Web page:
16. Evaluate Staff Perks
According to the American Institute of CPAs, 80% of workers would rather stay in a job that has perks than one that pays higher but offers no perks at all. With this in mind, there are ways to offer a package to entice (and retain) employees, while also keeping expenses to a minimum.
Consider introducing performance-based bonuses rather than annual holiday or birthday bonuses. In addition, offer more social perks rather than flashy hardware, and review your healthcare and retirement packages and shop around for the best deals.
17. Offer Compressed Hours
Compressing hours can be a useful way of holding onto great talent at a fraction of the cost. However, the decision to reduce your employees’ hours can be a contentious one – after all, few people like having their hours slashed.
That said, you could offer compressed hours as an option rather than enforce it for everyone. Not everyone wants to work full-time, and flexible compressed hours might be an opportunity your staff will jump at.
18. Collaborate With Other Small Businesses
Sometimes, joining forces with other local businesses to buy supplies and equipment, services, space, and even advertising can drastically reduce expenses. It’s always a great idea to reach out to like-minded enterprises to identify opportunities to pool resources and reduce expenses.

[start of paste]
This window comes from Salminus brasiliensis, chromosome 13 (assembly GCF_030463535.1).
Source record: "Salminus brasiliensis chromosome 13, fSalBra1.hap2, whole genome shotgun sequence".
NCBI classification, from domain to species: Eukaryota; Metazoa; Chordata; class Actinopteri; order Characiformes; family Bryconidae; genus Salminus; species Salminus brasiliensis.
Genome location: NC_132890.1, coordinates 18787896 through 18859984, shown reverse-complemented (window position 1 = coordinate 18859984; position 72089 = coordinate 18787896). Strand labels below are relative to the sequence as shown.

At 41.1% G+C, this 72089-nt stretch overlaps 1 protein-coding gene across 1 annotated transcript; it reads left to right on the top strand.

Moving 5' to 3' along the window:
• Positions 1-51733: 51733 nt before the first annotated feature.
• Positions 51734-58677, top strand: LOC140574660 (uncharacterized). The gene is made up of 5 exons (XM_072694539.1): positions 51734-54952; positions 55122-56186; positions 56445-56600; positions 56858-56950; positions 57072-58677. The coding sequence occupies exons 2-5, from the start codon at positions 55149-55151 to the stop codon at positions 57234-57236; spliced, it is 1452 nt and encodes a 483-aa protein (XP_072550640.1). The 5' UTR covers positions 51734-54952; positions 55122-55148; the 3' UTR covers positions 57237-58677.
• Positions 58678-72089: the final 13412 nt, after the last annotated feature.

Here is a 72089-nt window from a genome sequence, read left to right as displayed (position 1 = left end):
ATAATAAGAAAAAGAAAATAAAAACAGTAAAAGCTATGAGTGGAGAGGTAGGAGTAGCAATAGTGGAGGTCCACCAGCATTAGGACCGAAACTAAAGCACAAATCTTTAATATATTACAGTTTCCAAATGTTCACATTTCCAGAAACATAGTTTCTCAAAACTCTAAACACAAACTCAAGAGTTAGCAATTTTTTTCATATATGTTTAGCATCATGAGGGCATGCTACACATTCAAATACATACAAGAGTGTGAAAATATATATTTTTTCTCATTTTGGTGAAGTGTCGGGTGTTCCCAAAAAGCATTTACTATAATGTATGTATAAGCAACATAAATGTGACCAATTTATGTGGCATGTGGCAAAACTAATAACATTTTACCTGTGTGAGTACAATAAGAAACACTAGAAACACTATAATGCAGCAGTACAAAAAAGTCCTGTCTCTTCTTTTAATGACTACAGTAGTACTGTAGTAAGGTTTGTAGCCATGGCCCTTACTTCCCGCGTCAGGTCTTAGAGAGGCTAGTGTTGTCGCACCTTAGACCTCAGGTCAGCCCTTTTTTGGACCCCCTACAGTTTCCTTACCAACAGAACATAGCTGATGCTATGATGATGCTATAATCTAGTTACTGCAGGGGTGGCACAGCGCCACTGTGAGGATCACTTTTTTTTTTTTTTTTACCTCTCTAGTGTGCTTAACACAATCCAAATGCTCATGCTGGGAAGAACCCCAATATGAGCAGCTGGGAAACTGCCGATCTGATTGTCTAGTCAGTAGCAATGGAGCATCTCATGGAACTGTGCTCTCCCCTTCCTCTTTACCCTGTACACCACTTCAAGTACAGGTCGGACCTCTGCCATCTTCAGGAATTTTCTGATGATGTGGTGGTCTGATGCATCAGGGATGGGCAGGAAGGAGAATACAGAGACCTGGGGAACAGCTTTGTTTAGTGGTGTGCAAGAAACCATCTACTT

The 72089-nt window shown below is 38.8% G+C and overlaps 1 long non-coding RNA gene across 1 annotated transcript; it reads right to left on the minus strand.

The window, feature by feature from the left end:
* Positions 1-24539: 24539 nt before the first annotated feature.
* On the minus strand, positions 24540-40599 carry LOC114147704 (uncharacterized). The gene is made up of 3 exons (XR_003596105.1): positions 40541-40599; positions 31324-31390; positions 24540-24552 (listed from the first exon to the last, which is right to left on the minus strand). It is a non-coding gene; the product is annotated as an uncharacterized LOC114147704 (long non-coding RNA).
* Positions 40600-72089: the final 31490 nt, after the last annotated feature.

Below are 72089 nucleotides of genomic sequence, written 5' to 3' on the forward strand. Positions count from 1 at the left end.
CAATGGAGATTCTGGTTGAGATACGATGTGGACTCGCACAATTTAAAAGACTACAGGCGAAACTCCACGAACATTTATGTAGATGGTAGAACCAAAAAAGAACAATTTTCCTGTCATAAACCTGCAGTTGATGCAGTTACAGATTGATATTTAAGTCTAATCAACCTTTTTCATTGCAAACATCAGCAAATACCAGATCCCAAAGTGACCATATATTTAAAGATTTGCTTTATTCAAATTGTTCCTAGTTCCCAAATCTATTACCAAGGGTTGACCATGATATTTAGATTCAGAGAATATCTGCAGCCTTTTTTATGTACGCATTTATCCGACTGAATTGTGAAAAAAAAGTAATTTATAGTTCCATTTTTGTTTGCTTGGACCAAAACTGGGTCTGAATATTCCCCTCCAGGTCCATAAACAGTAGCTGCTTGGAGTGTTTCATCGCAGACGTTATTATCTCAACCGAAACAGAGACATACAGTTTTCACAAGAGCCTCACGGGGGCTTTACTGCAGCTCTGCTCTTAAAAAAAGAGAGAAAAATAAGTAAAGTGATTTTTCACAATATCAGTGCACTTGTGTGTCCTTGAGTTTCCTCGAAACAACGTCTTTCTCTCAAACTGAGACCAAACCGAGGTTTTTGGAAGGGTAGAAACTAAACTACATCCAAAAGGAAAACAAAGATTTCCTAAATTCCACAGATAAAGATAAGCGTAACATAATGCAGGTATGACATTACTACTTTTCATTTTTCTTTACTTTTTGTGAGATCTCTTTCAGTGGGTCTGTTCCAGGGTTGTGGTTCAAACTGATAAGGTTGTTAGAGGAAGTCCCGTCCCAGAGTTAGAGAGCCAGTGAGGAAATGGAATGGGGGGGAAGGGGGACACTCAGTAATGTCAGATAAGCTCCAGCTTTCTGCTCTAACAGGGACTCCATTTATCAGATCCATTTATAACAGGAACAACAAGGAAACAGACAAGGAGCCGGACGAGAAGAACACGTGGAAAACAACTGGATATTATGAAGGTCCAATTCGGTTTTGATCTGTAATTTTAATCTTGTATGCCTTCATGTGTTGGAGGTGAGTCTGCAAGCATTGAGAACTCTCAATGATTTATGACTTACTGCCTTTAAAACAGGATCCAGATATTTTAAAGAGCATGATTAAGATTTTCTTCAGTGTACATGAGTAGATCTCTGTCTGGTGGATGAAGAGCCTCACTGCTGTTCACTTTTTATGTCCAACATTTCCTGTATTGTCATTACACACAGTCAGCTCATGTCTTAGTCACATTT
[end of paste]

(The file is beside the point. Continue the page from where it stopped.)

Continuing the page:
19. Regularly Budget and Audit
There’s no getting around it: planning your finances will help you to spot areas where you can save money. First off, create an expense budget you can realistically stick to. Next, draw up a sales forecast. This way, each month you can compare your spending against your sales forecast, so that you can determine where your money is being spent and how you can potentially cut back.
20. Consolidate Loans
As a small business, it’s likely you’ll have some degree of debt. That said, it’s worth remembering that debt should be kept to an absolute minimum. Look at ways to consolidate loans and/or reduce interest (consider refinancing loans when applicable).
21. Keep on Top of Taxes
At first, it may feel like you have zero control over your tax bill, but take a closer look and you may find some tax deductions you weren’t aware of. Consider hiring a short-term tax expert to help you identify opportunities to reduce your tax expenditure, and set aside an annual tax-planning session with your accountant to evaluate your income and expenses. If you can’t afford an accountant or other expert help, use a decent accountancy tool to save you time and money.
22. Pay on Time or Early
Talk to your vendors and find out if they offer discounts to clients who pay early. As long as it doesn’t affect your cash flow, paying early can reduce the balance on your bills, but also help mitigate against late fees – something that every business should be keen to avoid.